“It looks as if Sony is attempting to give Apple competition in the area of world’s smallest MP3 player. The company is now offering the Network Walkman Digital Music Player. On the Sony USA website the player is labelled ‘Small as a pack of gum,’ just like Apple’s iPod Shuffle, but these two players part ways when it comes to price. Sony’s NW-E507 retails at $199.95 for 1GB of storage space and Sony boasts that you can load 695 songs on the player,” Keisha Webb-Gibbs writes for The Bermuda Sun.
Full article here.
MacDailyNews Take: January 11, 2005, Apple Computer, Inc. debuts the iPod shuffle line. The Apple press release describes the new players as “smaller and lighter than a pack of gum.” Apple.com’s iPod shuffle web page has described the iPod shuffle as, “smaller than a pack of gum and much more fun,” since January. Sony, obviously bereft of new ideas of their own, follows suit seven months later. The new Sony thing must weigh more than a pack of gum (1.66 oz or 47 g) or they would have cribbed that bit, too. For the record, Apple’s iPod shuffle weighs just .78 ounce.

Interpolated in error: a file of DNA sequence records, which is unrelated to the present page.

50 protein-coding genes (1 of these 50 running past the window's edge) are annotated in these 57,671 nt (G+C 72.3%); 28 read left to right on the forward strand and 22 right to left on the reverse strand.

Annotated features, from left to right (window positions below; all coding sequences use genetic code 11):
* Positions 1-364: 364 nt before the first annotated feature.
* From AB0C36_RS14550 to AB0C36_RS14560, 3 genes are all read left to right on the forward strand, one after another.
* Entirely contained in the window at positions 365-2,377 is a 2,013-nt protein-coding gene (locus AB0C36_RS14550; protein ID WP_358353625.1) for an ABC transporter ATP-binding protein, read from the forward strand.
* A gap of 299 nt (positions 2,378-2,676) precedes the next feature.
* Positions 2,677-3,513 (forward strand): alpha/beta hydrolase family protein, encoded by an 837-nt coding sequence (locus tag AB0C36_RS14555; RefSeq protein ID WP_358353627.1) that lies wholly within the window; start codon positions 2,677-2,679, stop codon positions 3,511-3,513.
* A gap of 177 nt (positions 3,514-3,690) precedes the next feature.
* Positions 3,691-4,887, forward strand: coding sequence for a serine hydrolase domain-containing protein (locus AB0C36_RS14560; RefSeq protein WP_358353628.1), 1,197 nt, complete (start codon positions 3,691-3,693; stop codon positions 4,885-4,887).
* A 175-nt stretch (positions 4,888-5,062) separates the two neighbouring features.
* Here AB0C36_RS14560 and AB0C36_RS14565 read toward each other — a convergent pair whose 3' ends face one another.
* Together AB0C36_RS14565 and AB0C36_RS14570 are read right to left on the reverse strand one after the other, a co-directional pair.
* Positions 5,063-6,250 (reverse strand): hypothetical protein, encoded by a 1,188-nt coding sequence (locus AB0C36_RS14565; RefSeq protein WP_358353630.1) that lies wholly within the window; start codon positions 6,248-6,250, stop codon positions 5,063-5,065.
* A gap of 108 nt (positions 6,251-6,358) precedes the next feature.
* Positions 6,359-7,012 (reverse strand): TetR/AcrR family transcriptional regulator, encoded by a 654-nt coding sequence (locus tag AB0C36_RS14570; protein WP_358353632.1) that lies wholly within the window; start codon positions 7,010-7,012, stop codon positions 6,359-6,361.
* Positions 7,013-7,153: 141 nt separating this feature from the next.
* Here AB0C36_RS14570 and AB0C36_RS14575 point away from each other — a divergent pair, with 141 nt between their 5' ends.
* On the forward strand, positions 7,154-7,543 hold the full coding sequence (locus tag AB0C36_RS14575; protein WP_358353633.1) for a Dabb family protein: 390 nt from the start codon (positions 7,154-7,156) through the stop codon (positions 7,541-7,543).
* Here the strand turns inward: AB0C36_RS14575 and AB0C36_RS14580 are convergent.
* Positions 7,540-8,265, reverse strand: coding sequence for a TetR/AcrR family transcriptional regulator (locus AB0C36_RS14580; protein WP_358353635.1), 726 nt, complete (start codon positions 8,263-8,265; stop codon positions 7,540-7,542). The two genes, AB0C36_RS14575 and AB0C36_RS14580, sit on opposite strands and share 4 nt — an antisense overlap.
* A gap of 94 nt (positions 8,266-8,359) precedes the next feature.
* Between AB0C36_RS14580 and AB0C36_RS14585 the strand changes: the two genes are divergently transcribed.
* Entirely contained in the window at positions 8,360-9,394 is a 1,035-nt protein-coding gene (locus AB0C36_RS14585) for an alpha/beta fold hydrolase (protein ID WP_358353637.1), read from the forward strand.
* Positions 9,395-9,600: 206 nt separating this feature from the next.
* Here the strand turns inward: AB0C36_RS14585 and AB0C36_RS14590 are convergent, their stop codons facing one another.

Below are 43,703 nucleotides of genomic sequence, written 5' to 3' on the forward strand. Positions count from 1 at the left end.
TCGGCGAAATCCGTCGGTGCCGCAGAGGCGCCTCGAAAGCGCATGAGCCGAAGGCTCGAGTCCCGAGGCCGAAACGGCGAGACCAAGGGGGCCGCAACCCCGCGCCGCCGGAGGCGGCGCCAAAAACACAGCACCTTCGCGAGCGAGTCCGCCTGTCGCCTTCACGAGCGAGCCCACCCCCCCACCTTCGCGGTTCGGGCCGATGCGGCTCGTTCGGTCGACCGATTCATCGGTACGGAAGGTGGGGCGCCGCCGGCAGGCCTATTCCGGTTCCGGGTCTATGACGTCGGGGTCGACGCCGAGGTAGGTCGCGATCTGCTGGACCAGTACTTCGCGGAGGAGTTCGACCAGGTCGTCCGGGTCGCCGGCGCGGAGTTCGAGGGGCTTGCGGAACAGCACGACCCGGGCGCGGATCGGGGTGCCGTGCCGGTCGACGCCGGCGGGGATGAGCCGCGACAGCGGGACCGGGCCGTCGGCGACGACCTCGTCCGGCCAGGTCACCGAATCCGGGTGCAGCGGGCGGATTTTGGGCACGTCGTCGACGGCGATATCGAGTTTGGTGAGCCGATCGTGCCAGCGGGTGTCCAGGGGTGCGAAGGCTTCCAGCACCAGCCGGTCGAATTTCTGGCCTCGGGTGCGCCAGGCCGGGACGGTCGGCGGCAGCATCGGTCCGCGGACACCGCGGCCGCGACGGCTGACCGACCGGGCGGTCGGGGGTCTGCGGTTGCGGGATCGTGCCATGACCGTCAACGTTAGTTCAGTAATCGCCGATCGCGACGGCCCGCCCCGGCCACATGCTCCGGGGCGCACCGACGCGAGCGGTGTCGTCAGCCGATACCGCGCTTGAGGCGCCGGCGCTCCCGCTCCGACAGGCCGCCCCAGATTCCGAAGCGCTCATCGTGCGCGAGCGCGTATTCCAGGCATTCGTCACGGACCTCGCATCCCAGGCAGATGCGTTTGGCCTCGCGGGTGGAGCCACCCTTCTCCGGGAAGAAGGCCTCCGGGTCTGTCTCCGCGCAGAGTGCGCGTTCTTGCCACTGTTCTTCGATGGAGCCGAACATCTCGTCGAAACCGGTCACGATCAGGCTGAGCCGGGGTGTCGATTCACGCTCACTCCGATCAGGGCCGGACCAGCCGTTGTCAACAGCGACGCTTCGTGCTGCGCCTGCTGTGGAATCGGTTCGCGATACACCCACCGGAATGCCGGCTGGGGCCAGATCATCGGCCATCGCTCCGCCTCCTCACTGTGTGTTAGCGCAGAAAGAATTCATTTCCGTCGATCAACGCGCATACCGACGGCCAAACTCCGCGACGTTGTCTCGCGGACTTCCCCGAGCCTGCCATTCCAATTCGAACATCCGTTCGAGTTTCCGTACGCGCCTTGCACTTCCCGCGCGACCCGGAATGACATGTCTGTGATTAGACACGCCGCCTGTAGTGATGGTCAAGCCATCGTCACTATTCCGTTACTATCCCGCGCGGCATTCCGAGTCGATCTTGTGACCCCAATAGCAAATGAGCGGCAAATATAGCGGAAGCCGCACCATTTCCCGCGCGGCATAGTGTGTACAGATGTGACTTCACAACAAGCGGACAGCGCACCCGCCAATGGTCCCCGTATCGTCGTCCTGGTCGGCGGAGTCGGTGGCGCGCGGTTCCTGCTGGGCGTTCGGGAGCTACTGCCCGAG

So, Sony, with their Sony Style™ stuck somewhere in 1985, has debuted an iPod shuffle killer that retails for US$70 more, weighs twice as much as it’s intended victim and doesn’t work with the market-dominating iTunes Music Store. But, hey, it’s “small as a pack of gum.” Good luck.
Fifth-rate Chinese knock-off artists stealing trade dress and marketing slogans are one thing, but have Sony slipped so far, so quickly?
Okay, now, 695 songs in 1GB? How can that be? Let’s check Sony’s specs: “Calculated based on 4 minutes per song @ 48kbps in ATRAC3plus™ format.” ATRAC3plus @ 48-Kbps sounds like AM radio, folks. Plop ATRAC3plus @ 132-Kbps songs in 1GB , which are roughly equivalent to Apple’s iTunes Music Store’s 128-Kbps AAC tracks and you can fit, drumroll please, about 240 songs into the thing or exactly as many as Apple advertises their iPod shuffle 1GB unit’s capacity (holds 240 songs in 128-Kbps AAC format). How about cutting the nonsense, Sony? Use a listenable bit rate for your player capacities and stop lifting other company’s marketing materials while you’re at it.